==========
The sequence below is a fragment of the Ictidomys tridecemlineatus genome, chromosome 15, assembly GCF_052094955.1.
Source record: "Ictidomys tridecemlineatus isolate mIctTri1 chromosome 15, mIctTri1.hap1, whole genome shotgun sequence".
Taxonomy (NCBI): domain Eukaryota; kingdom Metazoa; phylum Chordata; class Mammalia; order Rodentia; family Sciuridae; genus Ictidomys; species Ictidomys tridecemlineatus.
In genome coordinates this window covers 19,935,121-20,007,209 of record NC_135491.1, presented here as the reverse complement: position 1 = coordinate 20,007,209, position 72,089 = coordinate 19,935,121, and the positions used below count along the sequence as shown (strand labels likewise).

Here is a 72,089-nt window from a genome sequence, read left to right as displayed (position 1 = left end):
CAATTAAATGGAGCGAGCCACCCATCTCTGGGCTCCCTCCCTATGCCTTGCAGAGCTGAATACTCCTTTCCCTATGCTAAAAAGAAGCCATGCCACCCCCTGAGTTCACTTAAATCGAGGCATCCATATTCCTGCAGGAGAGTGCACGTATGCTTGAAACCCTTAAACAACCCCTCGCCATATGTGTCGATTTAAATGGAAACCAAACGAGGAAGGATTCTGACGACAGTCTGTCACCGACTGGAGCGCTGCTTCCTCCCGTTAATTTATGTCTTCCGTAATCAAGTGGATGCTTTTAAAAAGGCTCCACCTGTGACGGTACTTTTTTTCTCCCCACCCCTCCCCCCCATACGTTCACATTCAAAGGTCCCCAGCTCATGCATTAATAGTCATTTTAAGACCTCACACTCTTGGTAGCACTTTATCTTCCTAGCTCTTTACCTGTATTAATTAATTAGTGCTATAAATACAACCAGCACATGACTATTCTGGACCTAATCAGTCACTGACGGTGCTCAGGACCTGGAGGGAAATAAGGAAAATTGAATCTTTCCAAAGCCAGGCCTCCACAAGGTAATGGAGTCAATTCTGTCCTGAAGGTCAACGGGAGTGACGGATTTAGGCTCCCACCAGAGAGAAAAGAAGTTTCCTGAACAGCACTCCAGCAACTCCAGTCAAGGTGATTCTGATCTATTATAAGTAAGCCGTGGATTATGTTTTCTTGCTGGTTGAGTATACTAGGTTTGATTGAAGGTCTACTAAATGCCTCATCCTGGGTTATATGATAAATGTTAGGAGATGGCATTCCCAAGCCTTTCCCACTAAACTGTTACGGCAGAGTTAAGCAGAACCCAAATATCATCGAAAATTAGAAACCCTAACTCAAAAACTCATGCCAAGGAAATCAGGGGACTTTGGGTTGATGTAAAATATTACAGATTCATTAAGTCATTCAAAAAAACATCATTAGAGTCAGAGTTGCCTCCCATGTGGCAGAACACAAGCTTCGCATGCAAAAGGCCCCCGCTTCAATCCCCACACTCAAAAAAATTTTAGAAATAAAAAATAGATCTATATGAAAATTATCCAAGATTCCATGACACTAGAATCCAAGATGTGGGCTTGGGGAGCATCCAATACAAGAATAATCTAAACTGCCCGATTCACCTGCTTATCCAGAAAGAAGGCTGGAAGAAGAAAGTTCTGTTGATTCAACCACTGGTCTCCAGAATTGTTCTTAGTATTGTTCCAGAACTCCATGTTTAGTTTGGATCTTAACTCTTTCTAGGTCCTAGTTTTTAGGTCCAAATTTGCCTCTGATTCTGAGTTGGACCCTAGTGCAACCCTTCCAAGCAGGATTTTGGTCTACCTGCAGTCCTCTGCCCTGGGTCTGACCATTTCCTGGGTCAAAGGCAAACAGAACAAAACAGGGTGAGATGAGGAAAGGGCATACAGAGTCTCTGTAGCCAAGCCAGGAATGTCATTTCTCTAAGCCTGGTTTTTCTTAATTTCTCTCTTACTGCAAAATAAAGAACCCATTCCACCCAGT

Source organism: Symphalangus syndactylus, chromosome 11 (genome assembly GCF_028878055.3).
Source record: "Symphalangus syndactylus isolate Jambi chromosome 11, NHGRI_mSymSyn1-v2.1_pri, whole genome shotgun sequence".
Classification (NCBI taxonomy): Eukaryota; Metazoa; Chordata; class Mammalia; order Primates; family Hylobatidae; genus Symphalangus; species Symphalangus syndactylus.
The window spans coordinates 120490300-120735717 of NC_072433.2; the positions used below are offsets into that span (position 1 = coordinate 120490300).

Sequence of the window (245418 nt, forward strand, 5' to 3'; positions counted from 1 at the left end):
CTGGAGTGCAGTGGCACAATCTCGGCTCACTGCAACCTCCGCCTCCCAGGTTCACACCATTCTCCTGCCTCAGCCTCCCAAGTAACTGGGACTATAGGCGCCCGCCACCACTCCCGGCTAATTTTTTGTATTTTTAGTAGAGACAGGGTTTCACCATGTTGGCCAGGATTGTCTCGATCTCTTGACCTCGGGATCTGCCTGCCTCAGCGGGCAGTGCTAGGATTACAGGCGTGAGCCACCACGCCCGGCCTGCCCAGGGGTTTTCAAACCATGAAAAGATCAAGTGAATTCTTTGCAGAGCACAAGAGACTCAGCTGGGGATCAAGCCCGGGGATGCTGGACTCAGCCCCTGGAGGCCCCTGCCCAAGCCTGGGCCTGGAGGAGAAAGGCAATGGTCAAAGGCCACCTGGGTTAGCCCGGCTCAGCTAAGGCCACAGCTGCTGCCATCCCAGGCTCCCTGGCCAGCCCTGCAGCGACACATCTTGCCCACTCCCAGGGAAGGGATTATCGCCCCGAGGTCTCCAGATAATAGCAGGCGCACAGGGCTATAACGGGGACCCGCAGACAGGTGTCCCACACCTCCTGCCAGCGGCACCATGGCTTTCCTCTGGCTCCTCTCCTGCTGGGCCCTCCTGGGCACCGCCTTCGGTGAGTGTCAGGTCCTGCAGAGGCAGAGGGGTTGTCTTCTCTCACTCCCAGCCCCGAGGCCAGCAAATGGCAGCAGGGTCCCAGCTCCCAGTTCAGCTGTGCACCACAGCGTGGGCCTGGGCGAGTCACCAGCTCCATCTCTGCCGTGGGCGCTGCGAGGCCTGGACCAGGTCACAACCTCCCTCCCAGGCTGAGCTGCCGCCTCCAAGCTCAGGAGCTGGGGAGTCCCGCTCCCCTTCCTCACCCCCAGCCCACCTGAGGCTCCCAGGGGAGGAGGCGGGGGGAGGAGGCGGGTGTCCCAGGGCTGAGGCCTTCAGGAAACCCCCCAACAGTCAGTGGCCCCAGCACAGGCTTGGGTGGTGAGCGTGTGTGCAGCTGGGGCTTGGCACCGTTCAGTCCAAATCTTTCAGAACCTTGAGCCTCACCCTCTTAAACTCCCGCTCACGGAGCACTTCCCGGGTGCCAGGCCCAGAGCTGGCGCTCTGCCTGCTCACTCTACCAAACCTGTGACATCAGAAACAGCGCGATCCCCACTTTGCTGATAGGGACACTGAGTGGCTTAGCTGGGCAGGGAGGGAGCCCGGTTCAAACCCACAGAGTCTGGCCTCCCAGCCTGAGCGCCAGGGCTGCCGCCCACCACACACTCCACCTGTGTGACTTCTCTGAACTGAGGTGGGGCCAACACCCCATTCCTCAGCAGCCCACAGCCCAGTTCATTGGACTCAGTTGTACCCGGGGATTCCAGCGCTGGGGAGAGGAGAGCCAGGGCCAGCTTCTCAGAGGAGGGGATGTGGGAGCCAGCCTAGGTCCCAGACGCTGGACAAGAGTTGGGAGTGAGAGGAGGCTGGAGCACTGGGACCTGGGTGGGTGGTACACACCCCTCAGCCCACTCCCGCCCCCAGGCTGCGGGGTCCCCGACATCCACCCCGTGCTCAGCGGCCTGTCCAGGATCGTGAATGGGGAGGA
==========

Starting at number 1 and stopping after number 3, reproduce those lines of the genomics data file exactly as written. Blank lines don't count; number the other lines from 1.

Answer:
The sequence below is a fragment of the Ictidomys tridecemlineatus genome, chromosome 15, assembly GCF_052094955.1.
Source record: "Ictidomys tridecemlineatus isolate mIctTri1 chromosome 15, mIctTri1.hap1, whole genome shotgun sequence".
Taxonomy (NCBI): domain Eukaryota; kingdom Metazoa; phylum Chordata; class Mammalia; order Rodentia; family Sciuridae; genus Ictidomys; species Ictidomys tridecemlineatus.